A Labrador Retriever named Dante is the first service dog to graduate at Donovan State Prison! Inmates train dogs to help veterans and autism patients.
A graduation ceremony was held at the prison for the Labrador. He is first dog to complete the program.
Dante has been assigned to assist a wounded Army veteran with her mobility issues and help her manage symptoms of PTSD.
The program is called POOCH – Prisoners Overcoming Obstacles & Creating Hope (POOCH). The program benefits not only the people receiving the dogs –but the dogs and inmates as well.
Training the dogs has positive effects on inmates
“They say a dog is a man’s best friend, and they’re not wrong about that,” said inmate David Mix.
Mix is in charge of training his dog, Saturn, a Labrador Retriever turned service dog through the prison dog training program.
The program is modeled after an inmate animal training program in Washington State. Tender Loving Canines Assistance Dogs helped provide education and training guidance to the prison inmates.
Mix, who has been behind bars for 20 years, sees the benefits.
“You help somebody out in the public that really needs a service dog,” Mix said. “You help the inmates, their morale their work habits, everything changes…With a dog comes responsibility. So you think about things a little bit different.”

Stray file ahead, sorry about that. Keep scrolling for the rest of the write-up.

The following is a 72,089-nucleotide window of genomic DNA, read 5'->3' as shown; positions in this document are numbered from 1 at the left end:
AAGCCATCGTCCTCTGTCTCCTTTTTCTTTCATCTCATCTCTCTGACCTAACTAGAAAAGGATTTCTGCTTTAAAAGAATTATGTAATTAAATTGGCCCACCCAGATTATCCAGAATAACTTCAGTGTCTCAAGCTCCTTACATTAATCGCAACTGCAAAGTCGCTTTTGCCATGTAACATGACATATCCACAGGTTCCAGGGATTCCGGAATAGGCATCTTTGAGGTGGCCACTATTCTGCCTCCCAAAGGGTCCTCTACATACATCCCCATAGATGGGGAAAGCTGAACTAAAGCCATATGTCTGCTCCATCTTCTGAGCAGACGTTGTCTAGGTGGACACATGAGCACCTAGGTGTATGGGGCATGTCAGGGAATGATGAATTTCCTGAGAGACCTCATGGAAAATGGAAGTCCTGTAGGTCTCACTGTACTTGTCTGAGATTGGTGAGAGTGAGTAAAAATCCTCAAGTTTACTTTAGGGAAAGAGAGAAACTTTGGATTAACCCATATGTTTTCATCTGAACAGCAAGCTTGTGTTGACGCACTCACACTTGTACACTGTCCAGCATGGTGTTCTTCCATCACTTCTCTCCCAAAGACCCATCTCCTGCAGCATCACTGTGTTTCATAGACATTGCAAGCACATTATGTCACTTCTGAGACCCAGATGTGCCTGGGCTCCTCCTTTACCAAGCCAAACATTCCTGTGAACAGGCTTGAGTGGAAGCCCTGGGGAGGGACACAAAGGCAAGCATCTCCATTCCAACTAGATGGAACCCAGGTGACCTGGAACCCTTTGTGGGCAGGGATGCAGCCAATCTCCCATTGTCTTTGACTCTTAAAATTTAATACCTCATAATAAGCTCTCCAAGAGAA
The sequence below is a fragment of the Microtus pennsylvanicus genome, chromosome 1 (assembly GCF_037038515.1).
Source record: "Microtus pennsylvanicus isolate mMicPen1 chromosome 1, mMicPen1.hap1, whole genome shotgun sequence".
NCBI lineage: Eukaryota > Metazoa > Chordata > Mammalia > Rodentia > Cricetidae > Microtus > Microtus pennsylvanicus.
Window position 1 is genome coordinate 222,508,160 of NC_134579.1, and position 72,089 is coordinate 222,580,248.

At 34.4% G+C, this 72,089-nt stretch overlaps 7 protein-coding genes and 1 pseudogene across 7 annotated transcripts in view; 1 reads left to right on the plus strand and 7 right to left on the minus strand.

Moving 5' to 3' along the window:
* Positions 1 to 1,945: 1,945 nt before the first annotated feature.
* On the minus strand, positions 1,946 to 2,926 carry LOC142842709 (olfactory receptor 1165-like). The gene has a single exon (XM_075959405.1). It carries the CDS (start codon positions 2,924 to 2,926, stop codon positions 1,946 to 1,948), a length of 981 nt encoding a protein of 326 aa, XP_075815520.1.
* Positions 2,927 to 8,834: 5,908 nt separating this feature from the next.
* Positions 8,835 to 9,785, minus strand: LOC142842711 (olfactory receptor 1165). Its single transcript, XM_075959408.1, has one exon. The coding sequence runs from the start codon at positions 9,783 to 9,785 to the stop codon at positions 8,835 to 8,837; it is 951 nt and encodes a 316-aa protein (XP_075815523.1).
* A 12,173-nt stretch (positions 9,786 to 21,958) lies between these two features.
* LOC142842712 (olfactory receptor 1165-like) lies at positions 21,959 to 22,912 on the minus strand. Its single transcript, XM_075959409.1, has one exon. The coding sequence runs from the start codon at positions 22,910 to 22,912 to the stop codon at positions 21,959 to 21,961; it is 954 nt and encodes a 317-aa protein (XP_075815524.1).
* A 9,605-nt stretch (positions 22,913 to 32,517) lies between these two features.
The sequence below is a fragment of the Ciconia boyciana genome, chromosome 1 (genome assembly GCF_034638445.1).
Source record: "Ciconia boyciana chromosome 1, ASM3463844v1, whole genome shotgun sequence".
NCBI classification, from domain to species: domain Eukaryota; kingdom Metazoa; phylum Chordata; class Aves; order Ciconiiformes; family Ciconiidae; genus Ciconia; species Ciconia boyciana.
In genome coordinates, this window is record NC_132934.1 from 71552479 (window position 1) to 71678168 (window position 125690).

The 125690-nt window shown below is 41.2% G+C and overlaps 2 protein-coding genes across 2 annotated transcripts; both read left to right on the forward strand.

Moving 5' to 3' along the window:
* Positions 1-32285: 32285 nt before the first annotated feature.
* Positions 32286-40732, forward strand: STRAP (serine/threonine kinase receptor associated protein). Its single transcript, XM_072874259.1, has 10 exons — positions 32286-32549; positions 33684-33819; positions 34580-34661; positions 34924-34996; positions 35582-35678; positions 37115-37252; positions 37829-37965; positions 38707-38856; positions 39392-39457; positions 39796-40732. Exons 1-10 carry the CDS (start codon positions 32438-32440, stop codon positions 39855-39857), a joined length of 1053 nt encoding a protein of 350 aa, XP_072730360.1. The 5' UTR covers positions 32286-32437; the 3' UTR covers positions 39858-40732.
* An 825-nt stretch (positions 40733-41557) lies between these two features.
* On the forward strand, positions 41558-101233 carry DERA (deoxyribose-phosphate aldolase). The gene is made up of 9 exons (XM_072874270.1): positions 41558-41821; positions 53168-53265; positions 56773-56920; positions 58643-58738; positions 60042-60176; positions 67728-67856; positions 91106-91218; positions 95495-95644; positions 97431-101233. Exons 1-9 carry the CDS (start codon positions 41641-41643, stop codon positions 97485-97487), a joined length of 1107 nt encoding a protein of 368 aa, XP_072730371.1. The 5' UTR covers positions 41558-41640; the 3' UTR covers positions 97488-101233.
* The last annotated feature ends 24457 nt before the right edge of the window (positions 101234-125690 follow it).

Animal prison training programs like this are therapeutic, reducing violence in correctional facilities, according to some research. In addition, inmates who train dogs are performing a valuable service to the community.
“You have a sense of pride within yourself because you noticed that change. It’s a change for the better,” said Mix.
Mix is delighted with the progress his service dog, Saturn, is making. Being a part of the program has changed how he looks at life, he says.
“He has uplifted my spirit, given me a sense of pride that you normally won’t get just from doing time,” Mix said. “So it’s a positive situation for everybody. For myself, the dog and the beneficiary.”
Service dogs assisting veterans
Captain Krpata was wounded during a deployment to Iraq. She eventually lost her leg. She found herself struggling after she retired. Captain Krpatawas suffering from depression and other emotional issues. She says Dante helps manage her symptoms of Post-Traumatic Stress Disorder.
“Having a service dog saved my life. Because instead of worrying about me or focusing on me or worrying about what’s going on in my head, what I think I did wrong in Iraq or whatever, I stopped doing that,” she said. “When you feel like you’ve lost everything. And you worry about is not taking care of your troops. Taking care of Dante and worrying about his every little need is exactly what I needed.”
Shelter dogs as service dogs
Source: Fox5 San Diego